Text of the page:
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One in four preterm infants born at the threshold of viability survives without short-term severe complications after receiving active prenatal and postnatal care, according to recent research in JAMA Pediatrics.

The combined incidence of serious infection, the intestinal disease necrotizing enterocolitis and death was similar in very low-birth-weight infants who received either pasteurized donor milk or preterm formula supplementation during their first 10 days of life when their own mother's milk was not sufficiently available, according to an article published online by JAMA Pediatrics.

Millions of Americans currently use medication for their indigestion and reflux, so it may come as no surprise that parents and doctors also prescribe medicine for newborns with reflux. However, according to a new study, newborns are likely being over treated the majority of the time with interventions -- including surgery -- that have risks for the infant.

Keeping extremely premature babies alive is understandably difficult. Modern neonatal intensive care technology simply doesn't replicate the womb, essentially working to help the child survive on its own. Researchers at University of Michigan's C.S. Mott Children's Hospital and Extracorporeal Circulation Research Laboratory have developed an "artificial placenta" that performs extracorporeal membrane oxygenation (ECMO), avoiding the necessity of the child having to breathe through its poorly developed lungs that often can't handle mechanical ventilation.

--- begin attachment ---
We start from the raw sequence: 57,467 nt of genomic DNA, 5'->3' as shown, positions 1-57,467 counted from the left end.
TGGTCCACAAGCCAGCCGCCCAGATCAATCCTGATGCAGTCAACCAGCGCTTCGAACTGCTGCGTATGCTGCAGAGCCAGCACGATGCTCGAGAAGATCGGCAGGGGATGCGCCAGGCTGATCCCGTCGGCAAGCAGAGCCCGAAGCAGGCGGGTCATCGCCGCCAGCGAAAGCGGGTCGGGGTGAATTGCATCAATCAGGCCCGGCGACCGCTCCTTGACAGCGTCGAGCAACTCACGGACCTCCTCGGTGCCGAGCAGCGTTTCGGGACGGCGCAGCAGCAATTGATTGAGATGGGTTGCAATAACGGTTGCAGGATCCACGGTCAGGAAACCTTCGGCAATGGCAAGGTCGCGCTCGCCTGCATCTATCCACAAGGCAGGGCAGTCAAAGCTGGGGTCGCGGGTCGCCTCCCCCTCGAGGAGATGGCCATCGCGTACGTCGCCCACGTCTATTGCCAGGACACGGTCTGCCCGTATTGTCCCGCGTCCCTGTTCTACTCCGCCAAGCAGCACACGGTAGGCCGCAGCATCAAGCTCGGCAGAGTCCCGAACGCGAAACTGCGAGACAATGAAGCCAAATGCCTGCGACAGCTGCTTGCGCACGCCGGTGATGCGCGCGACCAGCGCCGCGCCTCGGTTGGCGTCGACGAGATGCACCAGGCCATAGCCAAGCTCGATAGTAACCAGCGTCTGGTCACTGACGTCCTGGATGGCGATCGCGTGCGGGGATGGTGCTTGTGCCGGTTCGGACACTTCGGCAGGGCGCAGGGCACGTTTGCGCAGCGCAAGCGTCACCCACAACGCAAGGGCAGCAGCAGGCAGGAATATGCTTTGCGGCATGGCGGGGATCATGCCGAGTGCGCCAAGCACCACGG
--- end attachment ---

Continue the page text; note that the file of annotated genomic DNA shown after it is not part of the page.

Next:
A program of webinars, real-time feedback, and discussion of "potentially best practices" resulted in standardized policies and slightly shorter length of treatment and length of stay for infants with neonatal abstinence syndrome (NAS) in a multicenter study.

Immunization of preterm infants, even those with bronchopulmonary dysplasia (BPD), can be performed safely without an increased risk for respiratory decompensation or need to alter standard vaccination schedules.

A new study led by clinician-researchers at Nationwide Children's Hospital has explored a more objective system for scoring MRIs -- and in the process found that an often unreported abnormality of the brain's gray matter can indicate future impairment.

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Studies have shown that such developmental problems occur in the first few months of life, leading to smaller heart chambers, thickening of the heart muscle, and reduced heart function in later life.

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